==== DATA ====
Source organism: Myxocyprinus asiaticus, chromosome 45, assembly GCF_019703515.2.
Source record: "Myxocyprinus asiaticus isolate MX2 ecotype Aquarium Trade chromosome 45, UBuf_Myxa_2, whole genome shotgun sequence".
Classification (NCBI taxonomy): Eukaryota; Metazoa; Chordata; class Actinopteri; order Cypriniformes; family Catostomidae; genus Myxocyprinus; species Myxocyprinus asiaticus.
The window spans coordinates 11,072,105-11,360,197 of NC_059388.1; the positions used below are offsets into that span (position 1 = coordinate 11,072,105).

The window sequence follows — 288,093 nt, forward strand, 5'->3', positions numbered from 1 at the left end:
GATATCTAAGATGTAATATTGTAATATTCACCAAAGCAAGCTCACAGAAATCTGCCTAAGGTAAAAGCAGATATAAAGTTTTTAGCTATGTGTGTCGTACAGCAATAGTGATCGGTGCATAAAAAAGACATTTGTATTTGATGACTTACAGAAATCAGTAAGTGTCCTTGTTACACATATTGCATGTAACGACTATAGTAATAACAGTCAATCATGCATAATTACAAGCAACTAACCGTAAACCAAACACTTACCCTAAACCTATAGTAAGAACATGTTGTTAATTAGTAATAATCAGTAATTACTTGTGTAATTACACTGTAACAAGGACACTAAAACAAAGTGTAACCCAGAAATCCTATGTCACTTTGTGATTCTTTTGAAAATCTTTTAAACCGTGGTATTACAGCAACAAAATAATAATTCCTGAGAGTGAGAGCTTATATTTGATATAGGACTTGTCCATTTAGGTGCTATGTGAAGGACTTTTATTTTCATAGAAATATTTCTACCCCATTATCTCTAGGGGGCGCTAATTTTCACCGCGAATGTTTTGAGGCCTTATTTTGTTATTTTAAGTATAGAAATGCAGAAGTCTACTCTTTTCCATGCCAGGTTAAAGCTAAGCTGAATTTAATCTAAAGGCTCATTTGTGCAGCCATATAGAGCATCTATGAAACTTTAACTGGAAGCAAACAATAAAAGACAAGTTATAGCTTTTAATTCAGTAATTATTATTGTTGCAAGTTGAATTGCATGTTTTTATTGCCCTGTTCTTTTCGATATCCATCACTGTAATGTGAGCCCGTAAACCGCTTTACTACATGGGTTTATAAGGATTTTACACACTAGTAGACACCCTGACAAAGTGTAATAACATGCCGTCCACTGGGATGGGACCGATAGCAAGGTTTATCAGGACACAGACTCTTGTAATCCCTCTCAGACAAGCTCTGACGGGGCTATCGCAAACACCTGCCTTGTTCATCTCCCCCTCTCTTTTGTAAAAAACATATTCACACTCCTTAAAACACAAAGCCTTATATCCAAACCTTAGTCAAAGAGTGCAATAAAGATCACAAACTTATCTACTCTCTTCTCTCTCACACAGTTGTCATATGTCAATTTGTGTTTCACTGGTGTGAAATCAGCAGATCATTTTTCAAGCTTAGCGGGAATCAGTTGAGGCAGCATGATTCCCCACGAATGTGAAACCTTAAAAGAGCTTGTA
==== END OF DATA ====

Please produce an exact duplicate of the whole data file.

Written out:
Source organism: Myxocyprinus asiaticus, chromosome 45, assembly GCF_019703515.2.
Source record: "Myxocyprinus asiaticus isolate MX2 ecotype Aquarium Trade chromosome 45, UBuf_Myxa_2, whole genome shotgun sequence".
Classification (NCBI taxonomy): Eukaryota; Metazoa; Chordata; class Actinopteri; order Cypriniformes; family Catostomidae; genus Myxocyprinus; species Myxocyprinus asiaticus.
The window spans coordinates 11,072,105-11,360,197 of NC_059388.1; the positions used below are offsets into that span (position 1 = coordinate 11,072,105).

The window sequence follows — 288,093 nt, forward strand, 5'->3', positions numbered from 1 at the left end:
GATATCTAAGATGTAATATTGTAATATTCACCAAAGCAAGCTCACAGAAATCTGCCTAAGGTAAAAGCAGATATAAAGTTTTTAGCTATGTGTGTCGTACAGCAATAGTGATCGGTGCATAAAAAAGACATTTGTATTTGATGACTTACAGAAATCAGTAAGTGTCCTTGTTACACATATTGCATGTAACGACTATAGTAATAACAGTCAATCATGCATAATTACAAGCAACTAACCGTAAACCAAACACTTACCCTAAACCTATAGTAAGAACATGTTGTTAATTAGTAATAATCAGTAATTACTTGTGTAATTACACTGTAACAAGGACACTAAAACAAAGTGTAACCCAGAAATCCTATGTCACTTTGTGATTCTTTTGAAAATCTTTTAAACCGTGGTATTACAGCAACAAAATAATAATTCCTGAGAGTGAGAGCTTATATTTGATATAGGACTTGTCCATTTAGGTGCTATGTGAAGGACTTTTATTTTCATAGAAATATTTCTACCCCATTATCTCTAGGGGGCGCTAATTTTCACCGCGAATGTTTTGAGGCCTTATTTTGTTATTTTAAGTATAGAAATGCAGAAGTCTACTCTTTTCCATGCCAGGTTAAAGCTAAGCTGAATTTAATCTAAAGGCTCATTTGTGCAGCCATATAGAGCATCTATGAAACTTTAACTGGAAGCAAACAATAAAAGACAAGTTATAGCTTTTAATTCAGTAATTATTATTGTTGCAAGTTGAATTGCATGTTTTTATTGCCCTGTTCTTTTCGATATCCATCACTGTAATGTGAGCCCGTAAACCGCTTTACTACATGGGTTTATAAGGATTTTACACACTAGTAGACACCCTGACAAAGTGTAATAACATGCCGTCCACTGGGATGGGACCGATAGCAAGGTTTATCAGGACACAGACTCTTGTAATCCCTCTCAGACAAGCTCTGACGGGGCTATCGCAAACACCTGCCTTGTTCATCTCCCCCTCTCTTTTGTAAAAAACATATTCACACTCCTTAAAACACAAAGCCTTATATCCAAACCTTAGTCAAAGAGTGCAATAAAGATCACAAACTTATCTACTCTCTTCTCTCTCACACAGTTGTCATATGTCAATTTGTGTTTCACTGGTGTGAAATCAGCAGATCATTTTTCAAGCTTAGCGGGAATCAGTTGAGGCAGCATGATTCCCCACGAATGTGAAACCTTAAAAGAGCTTGTA